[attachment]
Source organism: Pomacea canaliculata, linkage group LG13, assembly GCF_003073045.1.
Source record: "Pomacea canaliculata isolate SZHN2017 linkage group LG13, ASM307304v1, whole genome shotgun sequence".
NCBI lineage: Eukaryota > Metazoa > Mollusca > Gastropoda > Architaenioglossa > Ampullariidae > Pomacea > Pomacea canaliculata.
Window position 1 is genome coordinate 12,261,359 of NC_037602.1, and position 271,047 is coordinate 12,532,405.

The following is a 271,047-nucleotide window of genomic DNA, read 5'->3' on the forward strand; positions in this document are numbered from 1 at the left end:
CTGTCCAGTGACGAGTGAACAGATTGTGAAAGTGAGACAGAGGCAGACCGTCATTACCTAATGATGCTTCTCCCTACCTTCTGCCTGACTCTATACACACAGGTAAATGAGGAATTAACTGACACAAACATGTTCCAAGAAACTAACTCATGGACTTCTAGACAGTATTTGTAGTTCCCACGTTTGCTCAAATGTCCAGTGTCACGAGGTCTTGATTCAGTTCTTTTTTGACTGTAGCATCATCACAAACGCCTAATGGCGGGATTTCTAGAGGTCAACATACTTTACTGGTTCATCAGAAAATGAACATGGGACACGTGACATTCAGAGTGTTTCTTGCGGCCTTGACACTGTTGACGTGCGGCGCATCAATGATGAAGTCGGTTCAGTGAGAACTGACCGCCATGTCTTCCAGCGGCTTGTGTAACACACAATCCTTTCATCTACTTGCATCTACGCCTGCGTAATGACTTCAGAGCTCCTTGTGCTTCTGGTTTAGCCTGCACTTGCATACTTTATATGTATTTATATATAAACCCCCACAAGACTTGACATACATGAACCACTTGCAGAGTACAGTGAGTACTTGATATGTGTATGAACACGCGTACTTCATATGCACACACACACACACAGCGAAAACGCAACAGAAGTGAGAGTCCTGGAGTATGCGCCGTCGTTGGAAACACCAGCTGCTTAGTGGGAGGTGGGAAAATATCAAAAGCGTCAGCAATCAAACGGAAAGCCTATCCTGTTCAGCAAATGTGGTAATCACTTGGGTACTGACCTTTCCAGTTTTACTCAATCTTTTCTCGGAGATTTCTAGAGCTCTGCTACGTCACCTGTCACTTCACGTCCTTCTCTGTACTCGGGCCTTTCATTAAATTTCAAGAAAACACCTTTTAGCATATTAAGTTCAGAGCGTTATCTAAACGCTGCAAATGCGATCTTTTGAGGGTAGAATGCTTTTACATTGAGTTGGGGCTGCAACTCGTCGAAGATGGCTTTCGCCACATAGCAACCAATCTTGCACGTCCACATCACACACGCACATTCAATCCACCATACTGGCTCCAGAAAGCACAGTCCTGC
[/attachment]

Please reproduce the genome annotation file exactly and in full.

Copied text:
Source organism: Pomacea canaliculata, linkage group LG13, assembly GCF_003073045.1.
Source record: "Pomacea canaliculata isolate SZHN2017 linkage group LG13, ASM307304v1, whole genome shotgun sequence".
NCBI lineage: Eukaryota > Metazoa > Mollusca > Gastropoda > Architaenioglossa > Ampullariidae > Pomacea > Pomacea canaliculata.
Window position 1 is genome coordinate 12,261,359 of NC_037602.1, and position 271,047 is coordinate 12,532,405.

The following is a 271,047-nucleotide window of genomic DNA, read 5'->3' on the forward strand; positions in this document are numbered from 1 at the left end:
CTGTCCAGTGACGAGTGAACAGATTGTGAAAGTGAGACAGAGGCAGACCGTCATTACCTAATGATGCTTCTCCCTACCTTCTGCCTGACTCTATACACACAGGTAAATGAGGAATTAACTGACACAAACATGTTCCAAGAAACTAACTCATGGACTTCTAGACAGTATTTGTAGTTCCCACGTTTGCTCAAATGTCCAGTGTCACGAGGTCTTGATTCAGTTCTTTTTTGACTGTAGCATCATCACAAACGCCTAATGGCGGGATTTCTAGAGGTCAACATACTTTACTGGTTCATCAGAAAATGAACATGGGACACGTGACATTCAGAGTGTTTCTTGCGGCCTTGACACTGTTGACGTGCGGCGCATCAATGATGAAGTCGGTTCAGTGAGAACTGACCGCCATGTCTTCCAGCGGCTTGTGTAACACACAATCCTTTCATCTACTTGCATCTACGCCTGCGTAATGACTTCAGAGCTCCTTGTGCTTCTGGTTTAGCCTGCACTTGCATACTTTATATGTATTTATATATAAACCCCCACAAGACTTGACATACATGAACCACTTGCAGAGTACAGTGAGTACTTGATATGTGTATGAACACGCGTACTTCATATGCACACACACACACACAGCGAAAACGCAACAGAAGTGAGAGTCCTGGAGTATGCGCCGTCGTTGGAAACACCAGCTGCTTAGTGGGAGGTGGGAAAATATCAAAAGCGTCAGCAATCAAACGGAAAGCCTATCCTGTTCAGCAAATGTGGTAATCACTTGGGTACTGACCTTTCCAGTTTTACTCAATCTTTTCTCGGAGATTTCTAGAGCTCTGCTACGTCACCTGTCACTTCACGTCCTTCTCTGTACTCGGGCCTTTCATTAAATTTCAAGAAAACACCTTTTAGCATATTAAGTTCAGAGCGTTATCTAAACGCTGCAAATGCGATCTTTTGAGGGTAGAATGCTTTTACATTGAGTTGGGGCTGCAACTCGTCGAAGATGGCTTTCGCCACATAGCAACCAATCTTGCACGTCCACATCACACACGCACATTCAATCCACCATACTGGCTCCAGAAAGCACAGTCCTGC